Why our startups stutter even as Indians-led enterprise firms scorch Silicon Valley
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Shutdowns. Funding crunch. Falling valuations. Firings. By pretty much any metric, India's consumer internet companies have been going through a rough patch. The mood is despondent and spirits sunken. Hope is scarce.

A dozen time zones away, the story is the stark opposite. A different segment all right, enterprise software companies founded by Indians in the West are scaling new heights with billion-dollar initial public offerings (IPOs) and acquisitions, creating significant value for shareholders and investors.

Jyoti Bansal, Founder & Chairman at AppDynamics
For instance, US-based networking giant Cisco acquired AppDynamics—a 9-year-old enterprise software firm founded by IITian Jyoti Bansal—for a whopping $3.7 billion in January, just ahead of the latter's IPO. And last week marked a historic moment for Bansal and his team as they rang the Nasdaq opening bell.

AppDynamics is no flash in the pan. Several Indians have been setting up and running fundamentally robust and successful enterprise businesses in Silicon Valley.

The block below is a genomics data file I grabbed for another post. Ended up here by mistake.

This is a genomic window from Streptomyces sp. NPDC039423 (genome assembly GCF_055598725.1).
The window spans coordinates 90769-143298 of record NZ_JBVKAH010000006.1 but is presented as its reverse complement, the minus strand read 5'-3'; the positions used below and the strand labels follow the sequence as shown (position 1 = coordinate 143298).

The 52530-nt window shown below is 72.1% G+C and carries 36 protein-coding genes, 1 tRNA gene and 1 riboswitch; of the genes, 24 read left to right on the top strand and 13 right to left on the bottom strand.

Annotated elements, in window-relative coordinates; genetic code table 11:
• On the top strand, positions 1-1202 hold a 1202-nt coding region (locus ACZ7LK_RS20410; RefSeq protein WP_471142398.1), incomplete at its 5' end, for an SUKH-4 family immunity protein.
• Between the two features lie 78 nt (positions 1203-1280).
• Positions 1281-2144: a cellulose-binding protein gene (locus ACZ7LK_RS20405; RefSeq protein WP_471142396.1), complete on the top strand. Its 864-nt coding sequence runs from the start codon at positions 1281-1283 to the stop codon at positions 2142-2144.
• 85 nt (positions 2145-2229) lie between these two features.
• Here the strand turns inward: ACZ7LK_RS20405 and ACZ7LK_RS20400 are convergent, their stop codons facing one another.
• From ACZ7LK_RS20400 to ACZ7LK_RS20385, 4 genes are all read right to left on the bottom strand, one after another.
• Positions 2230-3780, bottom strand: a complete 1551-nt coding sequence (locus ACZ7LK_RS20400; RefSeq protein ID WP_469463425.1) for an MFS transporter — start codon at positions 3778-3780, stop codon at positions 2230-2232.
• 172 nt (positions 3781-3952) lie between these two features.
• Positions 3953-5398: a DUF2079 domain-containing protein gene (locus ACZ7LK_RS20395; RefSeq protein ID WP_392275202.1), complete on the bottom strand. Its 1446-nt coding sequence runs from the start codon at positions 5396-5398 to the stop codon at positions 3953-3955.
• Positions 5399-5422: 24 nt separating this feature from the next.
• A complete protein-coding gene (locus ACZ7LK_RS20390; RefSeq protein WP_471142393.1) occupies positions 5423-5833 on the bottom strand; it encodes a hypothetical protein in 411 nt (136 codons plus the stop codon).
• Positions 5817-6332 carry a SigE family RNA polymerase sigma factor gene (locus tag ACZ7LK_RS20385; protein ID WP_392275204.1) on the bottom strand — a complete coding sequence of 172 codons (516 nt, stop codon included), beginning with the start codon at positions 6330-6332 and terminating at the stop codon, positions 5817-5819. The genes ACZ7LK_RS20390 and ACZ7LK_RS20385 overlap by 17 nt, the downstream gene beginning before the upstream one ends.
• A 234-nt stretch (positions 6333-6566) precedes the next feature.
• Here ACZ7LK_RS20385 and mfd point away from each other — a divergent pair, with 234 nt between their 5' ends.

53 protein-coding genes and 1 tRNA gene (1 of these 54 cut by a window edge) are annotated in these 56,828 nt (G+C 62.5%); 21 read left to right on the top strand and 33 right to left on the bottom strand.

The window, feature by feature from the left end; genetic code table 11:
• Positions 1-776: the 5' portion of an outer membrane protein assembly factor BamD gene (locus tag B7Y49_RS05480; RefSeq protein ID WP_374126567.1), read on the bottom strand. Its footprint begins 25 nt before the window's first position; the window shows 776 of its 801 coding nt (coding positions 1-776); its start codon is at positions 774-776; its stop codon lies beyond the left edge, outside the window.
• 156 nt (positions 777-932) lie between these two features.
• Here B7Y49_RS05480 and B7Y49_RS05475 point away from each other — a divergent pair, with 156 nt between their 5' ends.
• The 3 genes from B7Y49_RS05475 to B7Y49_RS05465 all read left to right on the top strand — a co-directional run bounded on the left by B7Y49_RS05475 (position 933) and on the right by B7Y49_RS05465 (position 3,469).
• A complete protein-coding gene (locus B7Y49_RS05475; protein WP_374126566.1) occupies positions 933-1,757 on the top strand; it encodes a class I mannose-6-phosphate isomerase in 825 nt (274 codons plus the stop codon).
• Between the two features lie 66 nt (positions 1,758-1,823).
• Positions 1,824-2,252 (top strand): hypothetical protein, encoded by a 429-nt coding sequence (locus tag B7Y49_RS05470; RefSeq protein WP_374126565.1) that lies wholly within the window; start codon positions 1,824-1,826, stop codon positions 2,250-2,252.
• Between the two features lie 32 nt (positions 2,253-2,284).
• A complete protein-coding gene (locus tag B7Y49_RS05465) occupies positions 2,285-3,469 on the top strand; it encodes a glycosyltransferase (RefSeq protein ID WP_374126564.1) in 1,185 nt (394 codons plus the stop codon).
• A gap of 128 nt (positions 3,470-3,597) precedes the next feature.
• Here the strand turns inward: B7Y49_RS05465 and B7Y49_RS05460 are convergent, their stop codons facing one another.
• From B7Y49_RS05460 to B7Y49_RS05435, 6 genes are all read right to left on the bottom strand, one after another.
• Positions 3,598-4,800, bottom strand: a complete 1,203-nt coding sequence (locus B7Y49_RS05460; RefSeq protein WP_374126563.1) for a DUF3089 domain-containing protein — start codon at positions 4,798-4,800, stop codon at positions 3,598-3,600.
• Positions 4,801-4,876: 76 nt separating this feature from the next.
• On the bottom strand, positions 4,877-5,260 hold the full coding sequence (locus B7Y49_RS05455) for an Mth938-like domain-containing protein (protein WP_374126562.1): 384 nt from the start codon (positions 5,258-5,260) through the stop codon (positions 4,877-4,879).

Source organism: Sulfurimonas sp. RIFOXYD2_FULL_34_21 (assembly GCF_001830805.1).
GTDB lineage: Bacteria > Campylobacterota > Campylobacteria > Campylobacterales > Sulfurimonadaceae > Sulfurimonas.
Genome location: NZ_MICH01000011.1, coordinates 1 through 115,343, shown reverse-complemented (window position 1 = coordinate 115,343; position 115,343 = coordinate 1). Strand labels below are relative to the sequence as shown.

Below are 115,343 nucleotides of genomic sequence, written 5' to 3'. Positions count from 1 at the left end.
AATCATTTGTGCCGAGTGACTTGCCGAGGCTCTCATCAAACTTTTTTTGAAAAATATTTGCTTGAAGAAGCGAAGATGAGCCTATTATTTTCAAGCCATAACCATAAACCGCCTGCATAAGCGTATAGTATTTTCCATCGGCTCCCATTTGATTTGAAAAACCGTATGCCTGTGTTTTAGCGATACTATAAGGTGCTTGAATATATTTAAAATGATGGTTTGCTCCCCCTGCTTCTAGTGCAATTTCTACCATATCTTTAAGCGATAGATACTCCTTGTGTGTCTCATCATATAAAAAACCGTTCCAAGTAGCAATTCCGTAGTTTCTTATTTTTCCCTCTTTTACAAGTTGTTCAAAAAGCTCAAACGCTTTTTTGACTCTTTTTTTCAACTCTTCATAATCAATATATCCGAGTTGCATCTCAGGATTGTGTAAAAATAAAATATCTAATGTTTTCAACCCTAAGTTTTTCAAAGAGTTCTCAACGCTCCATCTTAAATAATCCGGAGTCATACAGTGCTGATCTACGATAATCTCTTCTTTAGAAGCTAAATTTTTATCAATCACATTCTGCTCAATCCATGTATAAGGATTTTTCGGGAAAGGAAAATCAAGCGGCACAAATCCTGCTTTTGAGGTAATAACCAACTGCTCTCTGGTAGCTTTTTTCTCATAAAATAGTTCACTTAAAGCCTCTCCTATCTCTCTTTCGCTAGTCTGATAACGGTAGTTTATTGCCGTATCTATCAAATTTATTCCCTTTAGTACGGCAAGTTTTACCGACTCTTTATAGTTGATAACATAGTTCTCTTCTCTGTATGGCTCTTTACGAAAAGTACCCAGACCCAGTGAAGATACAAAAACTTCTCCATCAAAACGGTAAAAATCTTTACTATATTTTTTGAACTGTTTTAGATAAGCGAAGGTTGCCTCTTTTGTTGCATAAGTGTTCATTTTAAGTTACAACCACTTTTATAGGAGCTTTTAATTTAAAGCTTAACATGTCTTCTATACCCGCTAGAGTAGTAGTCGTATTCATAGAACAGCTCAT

Jyoti Bansal, Founder & Chairman at AppDynamics
Cloud computing firm Nutanix commands a market cap of $4.3 billion. How long did it take to reach there? Merely seven years. Founded by IIT-Kanpur alumnus Dheeraj Pandey, the company has raised over $350 million in venture funding. During its Nasdaq debut in September 2016, it bettered market expectations and hit a $5-billion valuation.
Jyoti Bansal, Founder & Chairman at AppDynamics
Nimble Storage, an enterprise flash storage firm founded by Indian-origin duo Varun Mehta and Umesh Maheshwari in 2008, rang the New York Stock Exchange (NYSE) bell as early as December 2013. The stock soared on its Wall Street debut, and Nimble hit a market cap of over $2.5 billion. Earlier this month, Hewlett Packard Enterprise Co. made an offer to buy it for $1 billion in all-cash deal.
Jyoti Bansal, Founder & Chairman at AppDynamics
Actifio, which addresses the issue of copy data management, is another billion-dollar company in the making. Founded by Ash Ashutosh in 2009, it is likely to go public this year. After raising over $200 million in venture funding so far, Actifio is valued at over $1 billion.

So what separates India's startup entrepreneurs from those who took that long-haul flight to the San José International Airport? Are Indians great at starting up but amateurs when it comes to scaling up? Do these billion-dollar enterprise companies, founded by Indians, have some sort of talisman?

We set out to find the answers.

Silicon Valley edge

Sanchit Gogia, founder and CEO, Greyhound Research, feels Silicon Valley is a way more mature ecosystem. "Indian entrepreneurs are doing great, but Silicon Valley has great mentors and the right kind of funding support to ensure that businesses are built, scaled and sold at the right time. It’s also about the maturity of the investor ecosystem."